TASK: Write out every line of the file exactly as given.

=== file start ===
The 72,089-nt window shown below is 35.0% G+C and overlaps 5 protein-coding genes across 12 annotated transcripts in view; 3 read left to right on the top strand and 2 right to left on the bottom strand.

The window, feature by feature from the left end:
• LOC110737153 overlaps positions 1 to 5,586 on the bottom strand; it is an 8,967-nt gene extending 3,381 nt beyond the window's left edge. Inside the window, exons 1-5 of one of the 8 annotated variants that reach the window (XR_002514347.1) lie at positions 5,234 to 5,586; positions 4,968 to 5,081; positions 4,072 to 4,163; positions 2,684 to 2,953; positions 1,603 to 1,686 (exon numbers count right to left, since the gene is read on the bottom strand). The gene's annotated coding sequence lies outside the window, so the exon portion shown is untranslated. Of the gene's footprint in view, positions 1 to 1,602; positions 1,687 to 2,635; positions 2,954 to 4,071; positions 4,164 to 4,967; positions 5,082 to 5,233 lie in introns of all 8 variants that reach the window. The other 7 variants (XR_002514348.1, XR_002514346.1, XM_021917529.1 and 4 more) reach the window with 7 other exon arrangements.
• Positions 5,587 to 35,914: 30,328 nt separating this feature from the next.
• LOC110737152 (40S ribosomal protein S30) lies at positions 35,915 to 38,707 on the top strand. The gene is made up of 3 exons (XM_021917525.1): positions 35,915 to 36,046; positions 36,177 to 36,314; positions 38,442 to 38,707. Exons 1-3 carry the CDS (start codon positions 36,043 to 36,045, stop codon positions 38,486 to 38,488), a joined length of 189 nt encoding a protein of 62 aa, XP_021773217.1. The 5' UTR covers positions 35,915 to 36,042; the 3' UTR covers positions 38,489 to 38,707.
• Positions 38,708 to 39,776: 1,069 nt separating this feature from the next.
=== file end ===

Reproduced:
The 72,089-nt window shown below is 35.0% G+C and overlaps 5 protein-coding genes across 12 annotated transcripts in view; 3 read left to right on the top strand and 2 right to left on the bottom strand.

The window, feature by feature from the left end:
• LOC110737153 overlaps positions 1 to 5,586 on the bottom strand; it is an 8,967-nt gene extending 3,381 nt beyond the window's left edge. Inside the window, exons 1-5 of one of the 8 annotated variants that reach the window (XR_002514347.1) lie at positions 5,234 to 5,586; positions 4,968 to 5,081; positions 4,072 to 4,163; positions 2,684 to 2,953; positions 1,603 to 1,686 (exon numbers count right to left, since the gene is read on the bottom strand). The gene's annotated coding sequence lies outside the window, so the exon portion shown is untranslated. Of the gene's footprint in view, positions 1 to 1,602; positions 1,687 to 2,635; positions 2,954 to 4,071; positions 4,164 to 4,967; positions 5,082 to 5,233 lie in introns of all 8 variants that reach the window. The other 7 variants (XR_002514348.1, XR_002514346.1, XM_021917529.1 and 4 more) reach the window with 7 other exon arrangements.
• Positions 5,587 to 35,914: 30,328 nt separating this feature from the next.
• LOC110737152 (40S ribosomal protein S30) lies at positions 35,915 to 38,707 on the top strand. The gene is made up of 3 exons (XM_021917525.1): positions 35,915 to 36,046; positions 36,177 to 36,314; positions 38,442 to 38,707. Exons 1-3 carry the CDS (start codon positions 36,043 to 36,045, stop codon positions 38,486 to 38,488), a joined length of 189 nt encoding a protein of 62 aa, XP_021773217.1. The 5' UTR covers positions 35,915 to 36,042; the 3' UTR covers positions 38,489 to 38,707.
• Positions 38,708 to 39,776: 1,069 nt separating this feature from the next.